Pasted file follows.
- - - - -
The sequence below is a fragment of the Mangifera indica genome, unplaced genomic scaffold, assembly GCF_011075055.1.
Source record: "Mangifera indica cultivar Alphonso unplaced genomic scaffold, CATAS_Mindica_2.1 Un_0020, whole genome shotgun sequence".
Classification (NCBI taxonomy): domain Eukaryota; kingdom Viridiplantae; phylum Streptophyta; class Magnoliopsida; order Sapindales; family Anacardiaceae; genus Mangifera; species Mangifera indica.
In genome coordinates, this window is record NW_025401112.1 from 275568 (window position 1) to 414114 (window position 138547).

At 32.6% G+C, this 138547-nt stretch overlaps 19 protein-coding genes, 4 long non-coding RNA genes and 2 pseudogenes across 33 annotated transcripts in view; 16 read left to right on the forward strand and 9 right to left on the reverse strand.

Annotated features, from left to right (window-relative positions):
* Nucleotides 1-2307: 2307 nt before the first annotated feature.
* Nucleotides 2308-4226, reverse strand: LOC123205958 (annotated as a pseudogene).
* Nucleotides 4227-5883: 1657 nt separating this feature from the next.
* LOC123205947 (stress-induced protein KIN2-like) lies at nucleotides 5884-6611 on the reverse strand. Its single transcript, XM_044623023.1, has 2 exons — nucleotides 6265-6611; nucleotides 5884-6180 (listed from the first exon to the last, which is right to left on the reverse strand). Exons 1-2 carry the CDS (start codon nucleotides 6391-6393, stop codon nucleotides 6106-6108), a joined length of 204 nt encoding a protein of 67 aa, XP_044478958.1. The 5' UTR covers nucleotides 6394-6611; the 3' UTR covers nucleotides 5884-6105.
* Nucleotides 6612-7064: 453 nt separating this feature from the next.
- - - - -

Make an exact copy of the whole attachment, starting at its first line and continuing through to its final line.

The sequence below is a fragment of the Mangifera indica genome, unplaced genomic scaffold, assembly GCF_011075055.1.
Source record: "Mangifera indica cultivar Alphonso unplaced genomic scaffold, CATAS_Mindica_2.1 Un_0020, whole genome shotgun sequence".
Classification (NCBI taxonomy): domain Eukaryota; kingdom Viridiplantae; phylum Streptophyta; class Magnoliopsida; order Sapindales; family Anacardiaceae; genus Mangifera; species Mangifera indica.
In genome coordinates, this window is record NW_025401112.1 from 275568 (window position 1) to 414114 (window position 138547).

At 32.6% G+C, this 138547-nt stretch overlaps 19 protein-coding genes, 4 long non-coding RNA genes and 2 pseudogenes across 33 annotated transcripts in view; 16 read left to right on the forward strand and 9 right to left on the reverse strand.

Annotated features, from left to right (window-relative positions):
* Nucleotides 1-2307: 2307 nt before the first annotated feature.
* Nucleotides 2308-4226, reverse strand: LOC123205958 (annotated as a pseudogene).
* Nucleotides 4227-5883: 1657 nt separating this feature from the next.
* LOC123205947 (stress-induced protein KIN2-like) lies at nucleotides 5884-6611 on the reverse strand. Its single transcript, XM_044623023.1, has 2 exons — nucleotides 6265-6611; nucleotides 5884-6180 (listed from the first exon to the last, which is right to left on the reverse strand). Exons 1-2 carry the CDS (start codon nucleotides 6391-6393, stop codon nucleotides 6106-6108), a joined length of 204 nt encoding a protein of 67 aa, XP_044478958.1. The 5' UTR covers nucleotides 6394-6611; the 3' UTR covers nucleotides 5884-6105.
* Nucleotides 6612-7064: 453 nt separating this feature from the next.